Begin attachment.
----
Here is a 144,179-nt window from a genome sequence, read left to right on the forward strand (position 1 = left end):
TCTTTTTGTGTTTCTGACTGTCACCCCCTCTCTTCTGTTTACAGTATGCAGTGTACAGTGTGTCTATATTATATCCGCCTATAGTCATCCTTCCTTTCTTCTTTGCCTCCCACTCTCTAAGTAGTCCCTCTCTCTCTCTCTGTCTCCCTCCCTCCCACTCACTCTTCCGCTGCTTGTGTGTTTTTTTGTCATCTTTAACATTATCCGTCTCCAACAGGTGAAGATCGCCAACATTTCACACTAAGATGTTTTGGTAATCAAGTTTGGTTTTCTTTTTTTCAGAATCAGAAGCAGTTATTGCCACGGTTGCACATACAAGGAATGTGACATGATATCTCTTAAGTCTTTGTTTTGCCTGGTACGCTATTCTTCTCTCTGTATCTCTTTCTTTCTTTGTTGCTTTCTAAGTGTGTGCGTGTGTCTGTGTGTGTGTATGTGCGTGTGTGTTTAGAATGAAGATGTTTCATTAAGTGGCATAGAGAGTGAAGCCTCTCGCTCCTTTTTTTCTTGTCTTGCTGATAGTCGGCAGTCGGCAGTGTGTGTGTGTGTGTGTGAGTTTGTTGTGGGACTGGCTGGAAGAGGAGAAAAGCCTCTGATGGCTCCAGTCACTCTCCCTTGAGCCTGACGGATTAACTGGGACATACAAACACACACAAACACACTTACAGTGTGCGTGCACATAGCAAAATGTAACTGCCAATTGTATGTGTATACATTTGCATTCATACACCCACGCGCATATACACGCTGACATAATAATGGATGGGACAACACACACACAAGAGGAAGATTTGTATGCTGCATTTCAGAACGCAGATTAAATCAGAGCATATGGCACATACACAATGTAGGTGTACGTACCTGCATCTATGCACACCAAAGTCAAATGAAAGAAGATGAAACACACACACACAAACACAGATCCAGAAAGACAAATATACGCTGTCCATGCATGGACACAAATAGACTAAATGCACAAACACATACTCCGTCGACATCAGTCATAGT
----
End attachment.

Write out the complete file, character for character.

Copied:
Here is a 144,179-nt window from a genome sequence, read left to right on the forward strand (position 1 = left end):
TCTTTTTGTGTTTCTGACTGTCACCCCCTCTCTTCTGTTTACAGTATGCAGTGTACAGTGTGTCTATATTATATCCGCCTATAGTCATCCTTCCTTTCTTCTTTGCCTCCCACTCTCTAAGTAGTCCCTCTCTCTCTCTCTGTCTCCCTCCCTCCCACTCACTCTTCCGCTGCTTGTGTGTTTTTTTGTCATCTTTAACATTATCCGTCTCCAACAGGTGAAGATCGCCAACATTTCACACTAAGATGTTTTGGTAATCAAGTTTGGTTTTCTTTTTTTCAGAATCAGAAGCAGTTATTGCCACGGTTGCACATACAAGGAATGTGACATGATATCTCTTAAGTCTTTGTTTTGCCTGGTACGCTATTCTTCTCTCTGTATCTCTTTCTTTCTTTGTTGCTTTCTAAGTGTGTGCGTGTGTCTGTGTGTGTGTATGTGCGTGTGTGTTTAGAATGAAGATGTTTCATTAAGTGGCATAGAGAGTGAAGCCTCTCGCTCCTTTTTTTCTTGTCTTGCTGATAGTCGGCAGTCGGCAGTGTGTGTGTGTGTGTGTGAGTTTGTTGTGGGACTGGCTGGAAGAGGAGAAAAGCCTCTGATGGCTCCAGTCACTCTCCCTTGAGCCTGACGGATTAACTGGGACATACAAACACACACAAACACACTTACAGTGTGCGTGCACATAGCAAAATGTAACTGCCAATTGTATGTGTATACATTTGCATTCATACACCCACGCGCATATACACGCTGACATAATAATGGATGGGACAACACACACACAAGAGGAAGATTTGTATGCTGCATTTCAGAACGCAGATTAAATCAGAGCATATGGCACATACACAATGTAGGTGTACGTACCTGCATCTATGCACACCAAAGTCAAATGAAAGAAGATGAAACACACACACACAAACACAGATCCAGAAAGACAAATATACGCTGTCCATGCATGGACACAAATAGACTAAATGCACAAACACATACTCCGTCGACATCAGTCATAGT